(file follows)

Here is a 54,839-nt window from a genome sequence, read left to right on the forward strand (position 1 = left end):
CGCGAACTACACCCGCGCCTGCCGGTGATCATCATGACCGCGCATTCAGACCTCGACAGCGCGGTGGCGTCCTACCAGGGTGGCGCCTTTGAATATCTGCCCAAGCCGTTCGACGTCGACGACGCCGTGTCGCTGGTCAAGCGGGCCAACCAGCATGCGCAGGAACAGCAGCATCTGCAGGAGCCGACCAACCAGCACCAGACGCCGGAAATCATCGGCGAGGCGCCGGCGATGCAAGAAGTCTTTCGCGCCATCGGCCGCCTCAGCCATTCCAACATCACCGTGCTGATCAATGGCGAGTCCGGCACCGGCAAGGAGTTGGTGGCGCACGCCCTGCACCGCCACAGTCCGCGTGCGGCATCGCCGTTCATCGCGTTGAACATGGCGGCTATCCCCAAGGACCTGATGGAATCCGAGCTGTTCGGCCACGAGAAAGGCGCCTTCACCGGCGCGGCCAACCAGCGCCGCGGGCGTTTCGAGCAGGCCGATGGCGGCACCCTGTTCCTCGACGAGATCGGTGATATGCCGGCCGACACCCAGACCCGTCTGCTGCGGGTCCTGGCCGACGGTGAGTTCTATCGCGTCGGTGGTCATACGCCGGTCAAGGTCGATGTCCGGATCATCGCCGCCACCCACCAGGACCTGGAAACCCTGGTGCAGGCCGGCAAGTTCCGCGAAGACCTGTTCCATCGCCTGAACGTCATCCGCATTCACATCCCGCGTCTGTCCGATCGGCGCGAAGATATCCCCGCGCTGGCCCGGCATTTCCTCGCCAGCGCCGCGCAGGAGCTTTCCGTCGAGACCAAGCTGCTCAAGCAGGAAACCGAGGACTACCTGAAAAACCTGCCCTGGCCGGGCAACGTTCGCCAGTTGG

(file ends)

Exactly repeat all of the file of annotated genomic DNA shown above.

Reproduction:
Here is a 54,839-nt window from a genome sequence, read left to right on the forward strand (position 1 = left end):
CGCGAACTACACCCGCGCCTGCCGGTGATCATCATGACCGCGCATTCAGACCTCGACAGCGCGGTGGCGTCCTACCAGGGTGGCGCCTTTGAATATCTGCCCAAGCCGTTCGACGTCGACGACGCCGTGTCGCTGGTCAAGCGGGCCAACCAGCATGCGCAGGAACAGCAGCATCTGCAGGAGCCGACCAACCAGCACCAGACGCCGGAAATCATCGGCGAGGCGCCGGCGATGCAAGAAGTCTTTCGCGCCATCGGCCGCCTCAGCCATTCCAACATCACCGTGCTGATCAATGGCGAGTCCGGCACCGGCAAGGAGTTGGTGGCGCACGCCCTGCACCGCCACAGTCCGCGTGCGGCATCGCCGTTCATCGCGTTGAACATGGCGGCTATCCCCAAGGACCTGATGGAATCCGAGCTGTTCGGCCACGAGAAAGGCGCCTTCACCGGCGCGGCCAACCAGCGCCGCGGGCGTTTCGAGCAGGCCGATGGCGGCACCCTGTTCCTCGACGAGATCGGTGATATGCCGGCCGACACCCAGACCCGTCTGCTGCGGGTCCTGGCCGACGGTGAGTTCTATCGCGTCGGTGGTCATACGCCGGTCAAGGTCGATGTCCGGATCATCGCCGCCACCCACCAGGACCTGGAAACCCTGGTGCAGGCCGGCAAGTTCCGCGAAGACCTGTTCCATCGCCTGAACGTCATCCGCATTCACATCCCGCGTCTGTCCGATCGGCGCGAAGATATCCCCGCGCTGGCCCGGCATTTCCTCGCCAGCGCCGCGCAGGAGCTTTCCGTCGAGACCAAGCTGCTCAAGCAGGAAACCGAGGACTACCTGAAAAACCTGCCCTGGCCGGGCAACGTTCGCCAGTTGG